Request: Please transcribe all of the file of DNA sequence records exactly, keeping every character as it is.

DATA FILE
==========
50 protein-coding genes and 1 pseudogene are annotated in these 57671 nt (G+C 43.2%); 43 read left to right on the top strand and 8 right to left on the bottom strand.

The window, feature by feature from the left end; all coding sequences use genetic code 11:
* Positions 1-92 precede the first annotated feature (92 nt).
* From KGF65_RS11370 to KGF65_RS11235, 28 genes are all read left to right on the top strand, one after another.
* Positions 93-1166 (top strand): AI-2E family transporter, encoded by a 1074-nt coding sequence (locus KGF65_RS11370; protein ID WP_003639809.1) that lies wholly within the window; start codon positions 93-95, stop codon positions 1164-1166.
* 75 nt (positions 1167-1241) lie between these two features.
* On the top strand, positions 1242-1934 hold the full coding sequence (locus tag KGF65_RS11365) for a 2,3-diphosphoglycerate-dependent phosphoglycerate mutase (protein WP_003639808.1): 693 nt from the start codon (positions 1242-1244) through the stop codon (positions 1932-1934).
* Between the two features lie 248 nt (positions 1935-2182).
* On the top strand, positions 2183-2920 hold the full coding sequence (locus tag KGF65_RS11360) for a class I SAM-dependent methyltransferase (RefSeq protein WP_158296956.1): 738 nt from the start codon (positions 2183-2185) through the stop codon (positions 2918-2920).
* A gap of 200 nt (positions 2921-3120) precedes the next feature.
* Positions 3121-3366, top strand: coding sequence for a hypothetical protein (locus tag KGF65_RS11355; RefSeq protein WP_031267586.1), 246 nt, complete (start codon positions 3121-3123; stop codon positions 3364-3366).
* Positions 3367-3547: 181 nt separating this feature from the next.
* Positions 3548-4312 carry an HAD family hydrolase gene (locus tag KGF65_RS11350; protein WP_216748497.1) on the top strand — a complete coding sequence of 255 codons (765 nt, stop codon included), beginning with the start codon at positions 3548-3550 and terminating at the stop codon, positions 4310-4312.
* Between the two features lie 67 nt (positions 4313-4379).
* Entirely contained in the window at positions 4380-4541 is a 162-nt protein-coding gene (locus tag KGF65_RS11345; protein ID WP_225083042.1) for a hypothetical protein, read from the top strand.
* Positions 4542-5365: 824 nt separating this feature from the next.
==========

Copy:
50 protein-coding genes and 1 pseudogene are annotated in these 57671 nt (G+C 43.2%); 43 read left to right on the top strand and 8 right to left on the bottom strand.

The window, feature by feature from the left end; all coding sequences use genetic code 11:
* Positions 1-92 precede the first annotated feature (92 nt).
* From KGF65_RS11370 to KGF65_RS11235, 28 genes are all read left to right on the top strand, one after another.
* Positions 93-1166 (top strand): AI-2E family transporter, encoded by a 1074-nt coding sequence (locus KGF65_RS11370; protein ID WP_003639809.1) that lies wholly within the window; start codon positions 93-95, stop codon positions 1164-1166.
* 75 nt (positions 1167-1241) lie between these two features.
* On the top strand, positions 1242-1934 hold the full coding sequence (locus tag KGF65_RS11365) for a 2,3-diphosphoglycerate-dependent phosphoglycerate mutase (protein WP_003639808.1): 693 nt from the start codon (positions 1242-1244) through the stop codon (positions 1932-1934).
* Between the two features lie 248 nt (positions 1935-2182).
* On the top strand, positions 2183-2920 hold the full coding sequence (locus tag KGF65_RS11360) for a class I SAM-dependent methyltransferase (RefSeq protein WP_158296956.1): 738 nt from the start codon (positions 2183-2185) through the stop codon (positions 2918-2920).
* A gap of 200 nt (positions 2921-3120) precedes the next feature.
* Positions 3121-3366, top strand: coding sequence for a hypothetical protein (locus tag KGF65_RS11355; RefSeq protein WP_031267586.1), 246 nt, complete (start codon positions 3121-3123; stop codon positions 3364-3366).
* Positions 3367-3547: 181 nt separating this feature from the next.
* Positions 3548-4312 carry an HAD family hydrolase gene (locus tag KGF65_RS11350; protein WP_216748497.1) on the top strand — a complete coding sequence of 255 codons (765 nt, stop codon included), beginning with the start codon at positions 3548-3550 and terminating at the stop codon, positions 4310-4312.
* Between the two features lie 67 nt (positions 4313-4379).
* Entirely contained in the window at positions 4380-4541 is a 162-nt protein-coding gene (locus tag KGF65_RS11345; protein ID WP_225083042.1) for a hypothetical protein, read from the top strand.
* Positions 4542-5365: 824 nt separating this feature from the next.